Because there was only a short break, the arena was a zoo with horses schooling for the evening session. That gave Legs lots of things to worry about at the scary end of the arena. It also added additional scared horses for Legs to feed off of. That made it a productive session.

Legs got lots of reminders that he's supposed to be respecting the bridle and my legs instead of making his own decisions about how to deal with those trolls. I stayed at it until the horse finally seemed to relax some at that far end. It was the first time since we'd arrived at the horse show that I'd heard him sigh anywhere near those tarps. I figured that was a good place to stop and we headed back to the barn until our next class.

Back at the barn, the same lady was working on horses in the barn aisle. Legs walked through just like he had the first time and again the woman seemed surprised at his manners.

I half chuckled to myself thinking people put up with too much stuff from stallions. I didn't find out until much later this woman hadn't even realized yet that Legs WAS/IS a stallion.

Thinking of that now really makes me laugh. I just have to wonder what she thinks acceptable behavior IS for a horse. Either that or what kind of things have happened to her in the past at horse shows that she so appreciates a horse that walks quietly down the barn aisle like it should. Either way, there's some kind of story there and I just can't help wondering what that might be. Maybe someday I'll know. I really liked that woman and I hope we will be friends.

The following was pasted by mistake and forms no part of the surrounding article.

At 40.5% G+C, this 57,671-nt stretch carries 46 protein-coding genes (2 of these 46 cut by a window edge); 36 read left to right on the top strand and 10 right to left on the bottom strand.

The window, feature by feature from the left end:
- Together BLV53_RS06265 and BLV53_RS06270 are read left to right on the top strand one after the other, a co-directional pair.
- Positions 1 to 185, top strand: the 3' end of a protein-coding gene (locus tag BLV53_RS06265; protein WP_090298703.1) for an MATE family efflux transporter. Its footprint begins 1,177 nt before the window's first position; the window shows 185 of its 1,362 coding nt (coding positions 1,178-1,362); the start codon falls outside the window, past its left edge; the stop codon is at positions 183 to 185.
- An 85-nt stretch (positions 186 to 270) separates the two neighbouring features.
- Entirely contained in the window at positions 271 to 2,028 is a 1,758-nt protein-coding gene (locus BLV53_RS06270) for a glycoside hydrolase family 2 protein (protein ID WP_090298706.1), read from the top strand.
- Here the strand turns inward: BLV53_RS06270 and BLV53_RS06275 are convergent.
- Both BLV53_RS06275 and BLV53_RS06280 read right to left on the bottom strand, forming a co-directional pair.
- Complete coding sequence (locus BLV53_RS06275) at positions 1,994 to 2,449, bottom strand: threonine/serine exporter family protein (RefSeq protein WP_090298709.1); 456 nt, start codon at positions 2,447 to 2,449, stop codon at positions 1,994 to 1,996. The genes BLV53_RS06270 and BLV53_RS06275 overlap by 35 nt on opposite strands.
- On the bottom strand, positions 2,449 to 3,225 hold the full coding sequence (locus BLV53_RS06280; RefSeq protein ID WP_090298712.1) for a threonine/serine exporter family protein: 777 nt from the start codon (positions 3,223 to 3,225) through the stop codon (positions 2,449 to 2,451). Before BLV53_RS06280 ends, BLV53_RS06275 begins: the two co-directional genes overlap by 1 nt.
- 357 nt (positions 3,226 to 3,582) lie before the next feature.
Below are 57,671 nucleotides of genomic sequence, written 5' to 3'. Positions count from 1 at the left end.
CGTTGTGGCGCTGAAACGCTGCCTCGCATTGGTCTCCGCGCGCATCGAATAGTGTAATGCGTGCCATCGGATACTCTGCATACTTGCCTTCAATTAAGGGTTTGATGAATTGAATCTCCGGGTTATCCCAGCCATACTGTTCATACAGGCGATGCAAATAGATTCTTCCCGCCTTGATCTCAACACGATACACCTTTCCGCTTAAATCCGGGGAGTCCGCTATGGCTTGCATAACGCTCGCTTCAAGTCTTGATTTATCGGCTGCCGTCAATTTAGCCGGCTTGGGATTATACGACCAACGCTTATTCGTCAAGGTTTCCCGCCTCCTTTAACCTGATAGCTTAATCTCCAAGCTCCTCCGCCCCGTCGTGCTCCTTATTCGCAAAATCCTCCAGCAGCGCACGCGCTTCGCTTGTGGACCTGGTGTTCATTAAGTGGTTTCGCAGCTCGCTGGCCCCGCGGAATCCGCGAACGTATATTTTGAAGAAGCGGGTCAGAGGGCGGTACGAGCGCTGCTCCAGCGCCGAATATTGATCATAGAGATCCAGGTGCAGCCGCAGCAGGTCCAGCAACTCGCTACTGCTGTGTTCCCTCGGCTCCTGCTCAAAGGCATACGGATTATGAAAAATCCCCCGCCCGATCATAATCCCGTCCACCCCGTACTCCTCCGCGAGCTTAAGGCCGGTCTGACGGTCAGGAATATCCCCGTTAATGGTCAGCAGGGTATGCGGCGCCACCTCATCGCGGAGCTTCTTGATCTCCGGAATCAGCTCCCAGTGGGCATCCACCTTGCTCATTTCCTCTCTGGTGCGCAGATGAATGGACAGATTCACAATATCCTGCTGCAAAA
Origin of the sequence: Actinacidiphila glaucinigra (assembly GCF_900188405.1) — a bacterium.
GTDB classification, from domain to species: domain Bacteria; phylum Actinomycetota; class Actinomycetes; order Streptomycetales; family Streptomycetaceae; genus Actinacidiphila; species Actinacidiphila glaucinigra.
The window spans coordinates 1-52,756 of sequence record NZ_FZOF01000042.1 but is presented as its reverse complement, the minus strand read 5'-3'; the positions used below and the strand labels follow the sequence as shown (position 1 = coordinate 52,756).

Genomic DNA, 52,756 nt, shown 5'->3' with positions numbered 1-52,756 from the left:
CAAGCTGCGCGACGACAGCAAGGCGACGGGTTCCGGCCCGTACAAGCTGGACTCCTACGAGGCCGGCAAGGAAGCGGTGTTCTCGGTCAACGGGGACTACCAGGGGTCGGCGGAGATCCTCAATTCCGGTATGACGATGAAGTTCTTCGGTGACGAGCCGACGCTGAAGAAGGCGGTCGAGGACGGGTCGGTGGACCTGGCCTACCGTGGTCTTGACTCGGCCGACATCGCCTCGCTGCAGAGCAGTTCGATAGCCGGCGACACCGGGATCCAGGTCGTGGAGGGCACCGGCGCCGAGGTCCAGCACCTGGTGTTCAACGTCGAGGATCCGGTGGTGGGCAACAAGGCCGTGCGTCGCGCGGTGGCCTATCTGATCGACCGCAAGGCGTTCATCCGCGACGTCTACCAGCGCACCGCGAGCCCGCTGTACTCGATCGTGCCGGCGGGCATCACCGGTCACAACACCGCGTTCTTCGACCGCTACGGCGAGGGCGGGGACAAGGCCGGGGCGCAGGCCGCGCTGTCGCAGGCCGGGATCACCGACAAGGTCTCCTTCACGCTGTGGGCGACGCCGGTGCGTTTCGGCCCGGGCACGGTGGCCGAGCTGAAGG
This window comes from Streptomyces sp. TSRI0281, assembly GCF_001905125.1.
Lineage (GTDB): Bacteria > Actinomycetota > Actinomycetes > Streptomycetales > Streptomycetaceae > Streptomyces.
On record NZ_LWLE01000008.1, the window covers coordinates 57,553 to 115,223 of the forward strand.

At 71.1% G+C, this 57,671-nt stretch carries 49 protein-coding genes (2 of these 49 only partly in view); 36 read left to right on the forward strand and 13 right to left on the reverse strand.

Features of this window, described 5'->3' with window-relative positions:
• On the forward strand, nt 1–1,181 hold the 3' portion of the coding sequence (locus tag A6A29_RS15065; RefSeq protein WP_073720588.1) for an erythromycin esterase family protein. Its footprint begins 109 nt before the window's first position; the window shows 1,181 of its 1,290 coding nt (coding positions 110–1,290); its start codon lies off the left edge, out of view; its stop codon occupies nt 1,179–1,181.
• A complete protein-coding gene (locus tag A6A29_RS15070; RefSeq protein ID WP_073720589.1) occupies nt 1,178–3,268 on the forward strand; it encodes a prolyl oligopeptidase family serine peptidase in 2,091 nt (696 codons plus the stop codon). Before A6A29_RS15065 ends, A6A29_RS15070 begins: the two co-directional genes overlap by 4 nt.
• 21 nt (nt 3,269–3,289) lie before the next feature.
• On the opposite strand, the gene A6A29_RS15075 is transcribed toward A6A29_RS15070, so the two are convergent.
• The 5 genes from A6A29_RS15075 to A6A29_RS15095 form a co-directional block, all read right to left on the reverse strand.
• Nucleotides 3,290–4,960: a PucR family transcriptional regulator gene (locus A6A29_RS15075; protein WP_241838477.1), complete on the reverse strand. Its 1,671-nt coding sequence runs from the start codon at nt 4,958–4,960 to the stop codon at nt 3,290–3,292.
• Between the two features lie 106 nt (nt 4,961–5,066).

It turned out that the evening session had cancellations I hadn't counted on. When the paddock announcer made his first call of the night, he rattled off the list of cancelled classes and there were about three of them before the Purebred Western Pleasure Adult Amateur Owner to Ride 40 & over class.Since I can get rattled getting ready for a class, I was now wishing I had tacked up my horse for schooling with my show pad so I wouldn't have to redo things now.

It's a good thing that Legs is used to me bouncing off the walls about getting ready for classes. The horse just doesn't take on my nerves. I scurried and fussed while he just stood there calmly getting all slicked up for another trip back into that arena. The only protest from him was getting that goop on his face. The horse hates that stuff.......the best part of it to him is getting it wiped off at the end.

As it turned out once I had the horse ready and got myself dressed, there was no down time. I grabbed my horse and we headed up to the warm-up ring.

Legs was still calm and I actually got a pretty decent ride off of him in the warm-up arena despite the fact it was much more crowded than it had been earlier in the day. Of course there were no big rigs moving through either. By the time we lined up on the ramp, I was confident we might just have a troll-less ride.

I think this class was the biggest class I rode at the horse show. There were eleven horses in the class and Legs was pretty good. He still tensed up at the far end of the arena and there was still some resistance at his poll but it was a reasonable ride. I couldn't ask much more.

The only real issue was a break from the lope going the second direction. I'm still not sure if it was my fault or the horse's. I asked him to move to the inside to avoid coming up on a horse that was struggling and Legs broke, just for an instant, but he broke.

We did not get a ribbon in that class. I don't know if it was that break in stride or the tension and resistance, no matter how small. This division is much harder than the select rider class. I know when we can win here, we will really be where we belong.

To be continued...................

The Second Day